BThe I.R.S. will treat Bitcoin, the computer-driven online money system, as property rather than currency for tax purposes, a move that forces users who have grown accustomed to operating under the government’s radar to deal with new tax issues and reporting requirements.

The industry had been expecting the government to come out with some sort of guidance on Bitcoin, so the announcement on Tuesday did not come as much of a surprise.  But some users worry that treating it as an investment could discourage the use of Bitcoin as a payment method. If a user buys a product or service with Bitcoin, for example, the I.R.S. will expect the individual to calculate the change in value from the date the user acquired Bitcoin to the date it was spent. That would give the person a basis to calculate the gains — or losses — on what the I.R.S. is now calling property.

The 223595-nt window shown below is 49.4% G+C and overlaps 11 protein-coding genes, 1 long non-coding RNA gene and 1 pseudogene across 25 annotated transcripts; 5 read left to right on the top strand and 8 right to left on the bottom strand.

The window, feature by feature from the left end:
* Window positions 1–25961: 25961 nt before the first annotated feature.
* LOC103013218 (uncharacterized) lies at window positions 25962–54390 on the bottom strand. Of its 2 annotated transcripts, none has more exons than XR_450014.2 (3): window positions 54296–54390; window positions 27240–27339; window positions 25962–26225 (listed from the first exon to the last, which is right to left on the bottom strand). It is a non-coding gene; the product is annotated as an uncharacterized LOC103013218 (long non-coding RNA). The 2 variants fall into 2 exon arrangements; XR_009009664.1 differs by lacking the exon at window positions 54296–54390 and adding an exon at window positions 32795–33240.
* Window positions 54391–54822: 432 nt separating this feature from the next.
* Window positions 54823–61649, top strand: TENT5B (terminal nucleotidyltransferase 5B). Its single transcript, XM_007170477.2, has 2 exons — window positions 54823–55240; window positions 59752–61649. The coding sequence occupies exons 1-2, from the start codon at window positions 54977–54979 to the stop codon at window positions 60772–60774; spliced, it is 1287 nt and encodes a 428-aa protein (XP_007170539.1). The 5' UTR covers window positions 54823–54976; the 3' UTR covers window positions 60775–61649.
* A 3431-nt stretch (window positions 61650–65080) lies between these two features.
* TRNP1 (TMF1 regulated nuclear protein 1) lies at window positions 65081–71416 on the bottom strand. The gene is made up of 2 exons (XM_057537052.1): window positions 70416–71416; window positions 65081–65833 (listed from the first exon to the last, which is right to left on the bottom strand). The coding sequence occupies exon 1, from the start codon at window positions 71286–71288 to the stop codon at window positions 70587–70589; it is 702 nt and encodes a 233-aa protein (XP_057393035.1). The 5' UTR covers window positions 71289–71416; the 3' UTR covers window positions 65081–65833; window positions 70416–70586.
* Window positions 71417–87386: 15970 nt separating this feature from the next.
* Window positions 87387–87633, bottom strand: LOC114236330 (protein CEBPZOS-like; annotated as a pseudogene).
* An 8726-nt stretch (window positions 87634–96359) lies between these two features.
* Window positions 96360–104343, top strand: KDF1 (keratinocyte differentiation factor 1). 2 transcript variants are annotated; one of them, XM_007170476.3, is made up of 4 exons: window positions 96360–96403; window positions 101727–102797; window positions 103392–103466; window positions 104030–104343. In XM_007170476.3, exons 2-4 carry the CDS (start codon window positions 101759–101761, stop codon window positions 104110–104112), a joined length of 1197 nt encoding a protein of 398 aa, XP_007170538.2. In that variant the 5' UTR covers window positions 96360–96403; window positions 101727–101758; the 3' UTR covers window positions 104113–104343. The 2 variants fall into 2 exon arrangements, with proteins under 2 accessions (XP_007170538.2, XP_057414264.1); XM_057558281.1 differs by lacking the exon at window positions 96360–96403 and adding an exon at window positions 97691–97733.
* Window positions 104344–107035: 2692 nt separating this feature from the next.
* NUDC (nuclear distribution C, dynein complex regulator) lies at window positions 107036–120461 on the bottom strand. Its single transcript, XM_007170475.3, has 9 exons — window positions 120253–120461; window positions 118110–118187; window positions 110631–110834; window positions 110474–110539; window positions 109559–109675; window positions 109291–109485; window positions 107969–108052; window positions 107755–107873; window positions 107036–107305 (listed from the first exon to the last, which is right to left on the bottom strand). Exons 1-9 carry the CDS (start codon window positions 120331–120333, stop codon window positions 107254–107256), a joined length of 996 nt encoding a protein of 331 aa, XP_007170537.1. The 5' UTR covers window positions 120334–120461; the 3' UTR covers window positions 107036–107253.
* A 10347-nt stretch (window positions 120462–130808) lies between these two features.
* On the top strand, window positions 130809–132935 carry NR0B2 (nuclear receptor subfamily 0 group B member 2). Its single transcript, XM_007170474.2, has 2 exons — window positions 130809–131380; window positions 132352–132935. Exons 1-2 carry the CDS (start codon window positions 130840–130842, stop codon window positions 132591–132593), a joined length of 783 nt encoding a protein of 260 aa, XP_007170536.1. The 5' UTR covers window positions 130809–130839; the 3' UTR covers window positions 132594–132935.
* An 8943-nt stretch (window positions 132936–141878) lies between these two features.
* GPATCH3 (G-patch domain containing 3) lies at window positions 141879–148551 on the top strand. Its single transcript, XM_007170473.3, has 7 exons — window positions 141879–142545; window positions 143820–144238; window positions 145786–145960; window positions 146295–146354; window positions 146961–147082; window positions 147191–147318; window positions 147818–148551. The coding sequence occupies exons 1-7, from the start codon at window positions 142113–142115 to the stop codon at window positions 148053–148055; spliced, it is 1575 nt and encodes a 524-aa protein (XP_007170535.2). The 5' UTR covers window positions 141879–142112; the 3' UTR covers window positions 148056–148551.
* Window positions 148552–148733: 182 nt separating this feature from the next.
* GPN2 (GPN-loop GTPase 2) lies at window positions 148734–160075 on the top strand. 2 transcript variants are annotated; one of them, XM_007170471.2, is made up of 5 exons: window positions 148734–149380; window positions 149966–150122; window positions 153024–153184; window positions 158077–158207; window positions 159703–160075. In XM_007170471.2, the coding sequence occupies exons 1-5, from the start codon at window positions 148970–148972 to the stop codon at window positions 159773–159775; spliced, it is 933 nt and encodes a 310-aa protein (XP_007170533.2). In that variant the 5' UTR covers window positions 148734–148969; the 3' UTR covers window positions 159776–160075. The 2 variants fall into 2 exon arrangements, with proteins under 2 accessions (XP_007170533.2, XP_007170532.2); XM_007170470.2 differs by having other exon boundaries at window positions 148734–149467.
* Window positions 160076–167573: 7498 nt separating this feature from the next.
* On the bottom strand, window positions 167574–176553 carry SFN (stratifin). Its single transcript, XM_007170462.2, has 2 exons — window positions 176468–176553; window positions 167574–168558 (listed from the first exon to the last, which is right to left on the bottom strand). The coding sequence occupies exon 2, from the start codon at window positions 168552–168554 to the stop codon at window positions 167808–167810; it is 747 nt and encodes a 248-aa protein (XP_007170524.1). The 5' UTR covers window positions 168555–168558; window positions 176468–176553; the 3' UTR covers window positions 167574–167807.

The few employers who pay in Bitcoin will have to report those wages just like any other payment made with property, and Bitcoin income will be subject to the normal federal income withholding and payroll taxes, according to the I.R.S.

Source: New York Times